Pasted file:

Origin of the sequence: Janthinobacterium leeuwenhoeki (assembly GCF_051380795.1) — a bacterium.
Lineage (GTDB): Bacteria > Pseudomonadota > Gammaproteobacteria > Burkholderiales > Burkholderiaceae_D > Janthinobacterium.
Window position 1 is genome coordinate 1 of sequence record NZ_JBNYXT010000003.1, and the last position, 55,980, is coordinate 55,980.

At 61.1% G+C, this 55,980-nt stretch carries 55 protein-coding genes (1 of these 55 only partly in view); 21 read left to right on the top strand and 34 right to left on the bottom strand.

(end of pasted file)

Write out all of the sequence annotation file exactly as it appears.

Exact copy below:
Origin of the sequence: Janthinobacterium leeuwenhoeki (assembly GCF_051380795.1) — a bacterium.
Lineage (GTDB): Bacteria > Pseudomonadota > Gammaproteobacteria > Burkholderiales > Burkholderiaceae_D > Janthinobacterium.
Window position 1 is genome coordinate 1 of sequence record NZ_JBNYXT010000003.1, and the last position, 55,980, is coordinate 55,980.

At 61.1% G+C, this 55,980-nt stretch carries 55 protein-coding genes (1 of these 55 only partly in view); 21 read left to right on the top strand and 34 right to left on the bottom strand.